Tsar's missing art treasure that was looted and hidden by Nazis is now 'found'

Daily Mail 20 February 2008
By Julian Gavaghan

Archeologists claim they have found one of the world's greatest missing art treasures after it was reportedly hidden by the Nazis in the dying days of the war.  

A team in Germany say they located the Russian Tsar's Amber Room after discovering two tonnes of gold in a man-made cavern 60ft undergound.

The chamber - often described as the "Eighth Wonder of the World" - has alluded seaches by the KGB, Stasi and many others in the 63 years since it went missing.

But MP Heinz-Peter Haustein, who has led a decade-long dig in the Ore Mountain region near the Czech border today said he is confident they have finally found the room valued at £200million.

"I'm well over 90 percent sure we have found the Amber Room," he said after electromagnetic tests revealed the cavern.

"The chamber is likely to be part of a labyrinth of storage rooms that the Nazis built here."

Mr Haustein, 53, who is also the mayor of Deutschneudorf, near where he claims the treasure is, added: "I knew it was in this area. I just never knew exactly where."

The Amber Room - consisting of 100,000 pieces of carved amber panelling covering 592 square feet was commissioned by Frederick I of Prussia in 1701 and later presented to the Russian Tsar Peter the Great.

It decorated the Catherine Palace, near St Petersburg, until September 1941 when invading German troops carried it off to Königsberg in East Prussia (now the Russian city of Kaliningrad).

But, when towards the end of the war, the Soviet Army recaptured the city, all traces of the Amber Room had vanished. And the mystery begun.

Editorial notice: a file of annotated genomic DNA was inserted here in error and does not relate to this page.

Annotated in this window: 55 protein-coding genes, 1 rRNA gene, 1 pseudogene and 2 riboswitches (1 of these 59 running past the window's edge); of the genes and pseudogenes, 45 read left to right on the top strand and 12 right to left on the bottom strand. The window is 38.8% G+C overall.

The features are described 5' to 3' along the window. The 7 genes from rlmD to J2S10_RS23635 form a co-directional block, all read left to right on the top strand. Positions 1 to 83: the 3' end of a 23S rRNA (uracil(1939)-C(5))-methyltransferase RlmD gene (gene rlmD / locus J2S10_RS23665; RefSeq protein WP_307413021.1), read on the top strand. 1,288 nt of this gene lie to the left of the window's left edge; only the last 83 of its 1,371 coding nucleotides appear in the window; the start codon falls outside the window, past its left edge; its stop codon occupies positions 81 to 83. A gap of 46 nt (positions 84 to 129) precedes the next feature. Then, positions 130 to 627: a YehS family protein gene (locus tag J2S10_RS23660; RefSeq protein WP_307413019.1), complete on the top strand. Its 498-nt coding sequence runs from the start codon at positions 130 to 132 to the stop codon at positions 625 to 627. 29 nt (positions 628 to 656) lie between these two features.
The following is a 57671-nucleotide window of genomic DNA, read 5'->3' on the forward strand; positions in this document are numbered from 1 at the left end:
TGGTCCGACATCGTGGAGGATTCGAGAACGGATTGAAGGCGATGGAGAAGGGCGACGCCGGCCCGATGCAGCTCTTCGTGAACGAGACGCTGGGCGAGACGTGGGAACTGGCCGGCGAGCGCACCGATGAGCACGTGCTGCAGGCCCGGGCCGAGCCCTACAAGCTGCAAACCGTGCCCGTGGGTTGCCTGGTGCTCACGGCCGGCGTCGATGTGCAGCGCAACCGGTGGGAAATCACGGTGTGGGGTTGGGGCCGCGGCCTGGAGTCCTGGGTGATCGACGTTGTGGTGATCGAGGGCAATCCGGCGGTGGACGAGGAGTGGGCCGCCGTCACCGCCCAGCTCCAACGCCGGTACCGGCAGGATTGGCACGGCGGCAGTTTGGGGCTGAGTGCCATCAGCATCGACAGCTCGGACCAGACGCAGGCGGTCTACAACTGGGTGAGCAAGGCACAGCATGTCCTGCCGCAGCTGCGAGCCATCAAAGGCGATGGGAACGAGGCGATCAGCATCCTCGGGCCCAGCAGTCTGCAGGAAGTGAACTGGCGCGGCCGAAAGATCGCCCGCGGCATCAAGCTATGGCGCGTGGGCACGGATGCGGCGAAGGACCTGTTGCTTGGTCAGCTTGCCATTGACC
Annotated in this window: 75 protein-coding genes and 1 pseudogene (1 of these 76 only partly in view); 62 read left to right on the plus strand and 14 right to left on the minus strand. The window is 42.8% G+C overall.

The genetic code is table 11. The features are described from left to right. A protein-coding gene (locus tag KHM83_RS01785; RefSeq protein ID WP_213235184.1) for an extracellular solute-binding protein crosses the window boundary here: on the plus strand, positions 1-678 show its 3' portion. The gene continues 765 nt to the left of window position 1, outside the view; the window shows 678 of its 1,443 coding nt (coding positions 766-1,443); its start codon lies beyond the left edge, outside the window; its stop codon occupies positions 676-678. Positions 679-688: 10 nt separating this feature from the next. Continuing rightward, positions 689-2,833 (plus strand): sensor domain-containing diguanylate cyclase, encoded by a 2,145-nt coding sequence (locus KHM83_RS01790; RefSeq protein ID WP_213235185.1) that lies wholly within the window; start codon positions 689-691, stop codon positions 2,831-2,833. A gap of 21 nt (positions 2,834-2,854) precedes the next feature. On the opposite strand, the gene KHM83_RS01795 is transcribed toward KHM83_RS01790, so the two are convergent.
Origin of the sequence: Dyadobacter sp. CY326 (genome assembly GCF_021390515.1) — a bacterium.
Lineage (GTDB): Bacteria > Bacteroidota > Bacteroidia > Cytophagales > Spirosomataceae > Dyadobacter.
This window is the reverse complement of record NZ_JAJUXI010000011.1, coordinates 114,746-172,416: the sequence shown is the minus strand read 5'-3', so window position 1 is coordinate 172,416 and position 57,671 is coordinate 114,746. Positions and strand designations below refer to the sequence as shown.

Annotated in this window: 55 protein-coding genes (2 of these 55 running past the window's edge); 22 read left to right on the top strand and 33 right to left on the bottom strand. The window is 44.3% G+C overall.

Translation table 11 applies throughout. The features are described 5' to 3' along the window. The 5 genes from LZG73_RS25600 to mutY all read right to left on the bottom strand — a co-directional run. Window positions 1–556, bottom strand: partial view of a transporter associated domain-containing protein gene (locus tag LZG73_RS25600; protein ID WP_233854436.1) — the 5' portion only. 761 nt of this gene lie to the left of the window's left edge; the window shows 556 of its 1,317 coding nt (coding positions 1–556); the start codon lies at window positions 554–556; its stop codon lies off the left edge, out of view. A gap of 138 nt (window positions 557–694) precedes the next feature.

Mr Haustein has long been convinced the treasure was buried somewhere near a long-abandoned railway station.

"A friend told me before he died that the Nazis sent truckloads and trainloads of valuables to this area throughout the spring of 1945," he told German magazine Der Spiegel.

He said the coordinates for the chamber had come from fellow treasure hunter Christian Hanisch, who had found them when he was going through the documents of his father, a Luftwaffe signaller, after he died in October.

"There was a note written next to the coordinates that the site contained Nazi party gold in 12-kilo bars. If the gold is there, the Amber Room will be too," he said.

He said he had dug in exactly the same spot a year ago but had not conducted any electromagnetic tests that time.

However, he said it would probably take him until Easter to get into the chamber because it may contain booby traps and has to be secured by explosives experts and engineers.

"This has got too risky for us to do it alone," Mr Haustein, who has spent tens of thousands of pounds on the search, explained.

He has now persuaded regional authorities to help with the excavation.
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